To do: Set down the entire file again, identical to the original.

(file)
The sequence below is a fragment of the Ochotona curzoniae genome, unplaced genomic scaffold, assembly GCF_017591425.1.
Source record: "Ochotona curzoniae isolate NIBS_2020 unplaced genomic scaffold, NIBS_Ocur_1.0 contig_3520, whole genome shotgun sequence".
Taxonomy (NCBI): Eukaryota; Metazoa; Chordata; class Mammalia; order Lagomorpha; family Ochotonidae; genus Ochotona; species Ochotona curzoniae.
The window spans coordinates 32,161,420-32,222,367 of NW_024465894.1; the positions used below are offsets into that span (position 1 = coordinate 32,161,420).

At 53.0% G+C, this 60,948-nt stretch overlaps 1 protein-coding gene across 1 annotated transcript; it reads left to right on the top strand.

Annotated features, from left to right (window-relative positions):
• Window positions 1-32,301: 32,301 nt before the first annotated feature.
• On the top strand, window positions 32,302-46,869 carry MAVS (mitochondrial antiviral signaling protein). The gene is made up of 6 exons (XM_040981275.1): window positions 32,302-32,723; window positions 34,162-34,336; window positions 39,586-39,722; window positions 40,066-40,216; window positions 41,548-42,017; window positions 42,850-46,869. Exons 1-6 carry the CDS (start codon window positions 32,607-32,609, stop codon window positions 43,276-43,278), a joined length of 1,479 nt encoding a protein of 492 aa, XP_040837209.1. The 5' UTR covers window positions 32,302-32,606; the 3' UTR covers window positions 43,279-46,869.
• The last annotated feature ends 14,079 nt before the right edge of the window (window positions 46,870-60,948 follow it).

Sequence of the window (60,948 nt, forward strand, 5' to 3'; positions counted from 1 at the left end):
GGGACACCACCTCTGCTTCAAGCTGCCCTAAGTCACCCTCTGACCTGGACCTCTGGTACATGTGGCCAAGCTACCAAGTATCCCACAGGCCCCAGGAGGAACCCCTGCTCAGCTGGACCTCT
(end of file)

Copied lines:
The sequence below is a fragment of the Ochotona curzoniae genome, unplaced genomic scaffold, assembly GCF_017591425.1.
Source record: "Ochotona curzoniae isolate NIBS_2020 unplaced genomic scaffold, NIBS_Ocur_1.0 contig_3520, whole genome shotgun sequence".
Taxonomy (NCBI): Eukaryota; Metazoa; Chordata; class Mammalia; order Lagomorpha; family Ochotonidae; genus Ochotona; species Ochotona curzoniae.
The window spans coordinates 32,161,420-32,222,367 of NW_024465894.1; the positions used below are offsets into that span (position 1 = coordinate 32,161,420).

At 53.0% G+C, this 60,948-nt stretch overlaps 1 protein-coding gene across 1 annotated transcript; it reads left to right on the top strand.

Annotated features, from left to right (window-relative positions):
• Window positions 1-32,301: 32,301 nt before the first annotated feature.
• On the top strand, window positions 32,302-46,869 carry MAVS (mitochondrial antiviral signaling protein). The gene is made up of 6 exons (XM_040981275.1): window positions 32,302-32,723; window positions 34,162-34,336; window positions 39,586-39,722; window positions 40,066-40,216; window positions 41,548-42,017; window positions 42,850-46,869. Exons 1-6 carry the CDS (start codon window positions 32,607-32,609, stop codon window positions 43,276-43,278), a joined length of 1,479 nt encoding a protein of 492 aa, XP_040837209.1. The 5' UTR covers window positions 32,302-32,606; the 3' UTR covers window positions 43,279-46,869.
• The last annotated feature ends 14,079 nt before the right edge of the window (window positions 46,870-60,948 follow it).

Sequence of the window (60,948 nt, forward strand, 5' to 3'; positions counted from 1 at the left end):
GGGACACCACCTCTGCTTCAAGCTGCCCTAAGTCACCCTCTGACCTGGACCTCTGGTACATGTGGCCAAGCTACCAAGTATCCCACAGGCCCCAGGAGGAACCCCTGCTCAGCTGGACCTCT